See, when your friends are creators in their own right they need that promotional network to trust them. They need to know that when they send their own links out these people will click on them. If you're sending them a lot of bung links to projects and videos that are crap, they'll remember that. It's like crying wolf. They just might stop clicking on anything you send.

You are curating material for them. If you just link whatever any of your friends ask you to repost your other friends will hold that to you. By blindly linking to projects and campaigns that are poorly run, poorly made or poorly thought out it reflects poorly on you.

I'm prepared to sound like a dick (surprise!) by telling you you shouldn't help out your friends when they ask. Some people may see this as something that further divides artists rather than uniting them. We should support each other, not tear each other down! Here's my problem with that attitude - if you support without critique, no one learns anything. If someone has a shitty idea for a project, wouldn't it be better to tell them than to send all our friends there to donate money to it?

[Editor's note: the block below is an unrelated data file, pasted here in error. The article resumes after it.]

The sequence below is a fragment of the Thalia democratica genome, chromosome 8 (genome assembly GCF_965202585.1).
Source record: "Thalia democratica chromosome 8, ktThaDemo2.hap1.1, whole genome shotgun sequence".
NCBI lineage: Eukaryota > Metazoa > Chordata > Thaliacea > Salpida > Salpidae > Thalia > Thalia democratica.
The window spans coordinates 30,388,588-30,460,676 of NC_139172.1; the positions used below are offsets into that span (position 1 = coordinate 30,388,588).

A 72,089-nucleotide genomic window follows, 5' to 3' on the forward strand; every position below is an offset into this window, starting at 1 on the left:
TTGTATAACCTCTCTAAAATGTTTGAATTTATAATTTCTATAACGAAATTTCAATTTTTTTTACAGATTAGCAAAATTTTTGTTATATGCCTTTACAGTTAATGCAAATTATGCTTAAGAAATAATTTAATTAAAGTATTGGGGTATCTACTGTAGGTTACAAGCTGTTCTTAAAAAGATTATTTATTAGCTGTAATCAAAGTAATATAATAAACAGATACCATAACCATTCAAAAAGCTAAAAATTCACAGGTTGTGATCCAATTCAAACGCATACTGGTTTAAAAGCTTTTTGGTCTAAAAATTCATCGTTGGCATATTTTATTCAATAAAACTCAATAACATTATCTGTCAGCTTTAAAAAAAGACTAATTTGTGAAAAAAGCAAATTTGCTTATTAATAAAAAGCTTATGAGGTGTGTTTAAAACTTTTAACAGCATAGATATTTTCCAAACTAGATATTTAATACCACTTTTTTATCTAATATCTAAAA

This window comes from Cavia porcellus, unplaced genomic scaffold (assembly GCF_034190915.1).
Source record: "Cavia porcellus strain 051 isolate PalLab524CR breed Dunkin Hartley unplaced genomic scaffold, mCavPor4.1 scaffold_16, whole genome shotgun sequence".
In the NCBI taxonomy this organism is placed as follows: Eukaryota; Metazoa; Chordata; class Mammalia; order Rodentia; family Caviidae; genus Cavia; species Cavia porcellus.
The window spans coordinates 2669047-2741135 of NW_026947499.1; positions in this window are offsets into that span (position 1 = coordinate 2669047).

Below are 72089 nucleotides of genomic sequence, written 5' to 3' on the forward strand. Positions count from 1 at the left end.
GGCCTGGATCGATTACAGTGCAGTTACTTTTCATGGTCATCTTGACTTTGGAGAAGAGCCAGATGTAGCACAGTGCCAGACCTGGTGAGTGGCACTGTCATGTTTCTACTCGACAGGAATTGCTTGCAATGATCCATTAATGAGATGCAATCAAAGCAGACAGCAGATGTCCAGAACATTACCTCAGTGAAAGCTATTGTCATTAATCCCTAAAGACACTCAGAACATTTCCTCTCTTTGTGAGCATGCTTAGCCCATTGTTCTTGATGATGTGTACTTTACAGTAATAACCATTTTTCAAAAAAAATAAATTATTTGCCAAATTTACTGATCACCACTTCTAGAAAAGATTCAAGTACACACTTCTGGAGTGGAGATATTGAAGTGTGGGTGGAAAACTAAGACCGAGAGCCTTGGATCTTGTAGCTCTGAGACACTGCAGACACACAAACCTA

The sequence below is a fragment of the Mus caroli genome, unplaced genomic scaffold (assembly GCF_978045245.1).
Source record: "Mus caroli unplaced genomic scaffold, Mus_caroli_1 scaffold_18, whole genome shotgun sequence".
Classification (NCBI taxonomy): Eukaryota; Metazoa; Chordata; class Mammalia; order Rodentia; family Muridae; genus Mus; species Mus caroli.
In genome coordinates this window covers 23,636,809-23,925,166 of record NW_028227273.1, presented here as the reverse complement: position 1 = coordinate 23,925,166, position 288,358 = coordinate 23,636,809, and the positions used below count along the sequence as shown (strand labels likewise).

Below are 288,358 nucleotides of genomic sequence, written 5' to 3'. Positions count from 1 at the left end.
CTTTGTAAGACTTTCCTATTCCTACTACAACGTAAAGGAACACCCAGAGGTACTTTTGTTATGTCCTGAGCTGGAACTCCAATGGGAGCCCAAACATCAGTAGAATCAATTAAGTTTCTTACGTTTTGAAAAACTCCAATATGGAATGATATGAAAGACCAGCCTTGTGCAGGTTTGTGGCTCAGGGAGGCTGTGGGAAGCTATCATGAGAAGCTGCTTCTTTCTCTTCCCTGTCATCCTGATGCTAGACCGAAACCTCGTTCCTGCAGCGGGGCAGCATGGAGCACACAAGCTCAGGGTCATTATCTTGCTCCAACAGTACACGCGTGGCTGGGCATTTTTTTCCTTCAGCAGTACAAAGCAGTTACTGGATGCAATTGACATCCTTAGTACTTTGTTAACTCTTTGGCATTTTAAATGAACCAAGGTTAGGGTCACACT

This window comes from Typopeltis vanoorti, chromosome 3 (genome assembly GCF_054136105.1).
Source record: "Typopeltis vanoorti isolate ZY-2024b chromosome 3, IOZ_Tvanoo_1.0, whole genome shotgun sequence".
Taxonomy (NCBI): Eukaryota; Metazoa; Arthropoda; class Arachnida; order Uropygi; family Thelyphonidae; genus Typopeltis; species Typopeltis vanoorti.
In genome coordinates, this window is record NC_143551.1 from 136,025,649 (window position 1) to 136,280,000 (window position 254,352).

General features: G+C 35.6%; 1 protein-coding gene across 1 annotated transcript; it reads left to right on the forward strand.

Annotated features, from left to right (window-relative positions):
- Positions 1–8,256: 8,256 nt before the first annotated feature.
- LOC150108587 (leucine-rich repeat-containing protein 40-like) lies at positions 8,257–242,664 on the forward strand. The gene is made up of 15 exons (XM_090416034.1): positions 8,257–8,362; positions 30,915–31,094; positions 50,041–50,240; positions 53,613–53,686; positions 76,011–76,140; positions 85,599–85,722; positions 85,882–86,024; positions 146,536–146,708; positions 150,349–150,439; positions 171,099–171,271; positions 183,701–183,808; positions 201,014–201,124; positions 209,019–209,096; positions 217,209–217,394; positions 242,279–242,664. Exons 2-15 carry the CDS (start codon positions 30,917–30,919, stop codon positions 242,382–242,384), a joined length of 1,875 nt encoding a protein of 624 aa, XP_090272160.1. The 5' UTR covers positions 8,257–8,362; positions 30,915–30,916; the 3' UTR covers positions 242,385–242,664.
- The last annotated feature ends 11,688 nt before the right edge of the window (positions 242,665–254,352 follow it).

I understand that by noting a personal connection some may find that comforting. "Well, if Dom is friends with them, it must be worthwhile!" Let's be honest here, that's not always the case is it? Just because I'm friends with someone doesn't necessarily mean I think their work is the best it could be. In a few cases I know people are capable of better. I'd much rather a friend contact me first and ask my opinion on things before asking me to share the link. They can take or leave my opinion, it's their project, but they shouldn't be surprised if I don't tell my contacts about it.

If we take away the fact that our friends made it would we still be promoting it? Does it meet our own strict criteria? Would you fund it if you didn't know the people behind it? I try not to back crowdfunding campaigns I just don't believe in and I never link to a campaign I haven't already contributed to.

So what's the answer? Cross promote with conviction. If the only reason you have to promote a project is because your friend is involved then commit to that. Own up to it. "You should check out this guy's video because he's awesome." If you think the storyline is worth producing regardless of the person producing it, play up that aspect instead. Perhaps promote aspects that may work for each audience like region (all filmed in a certain location) or genre, or plot, or actor...

Bottom line we are what we link to.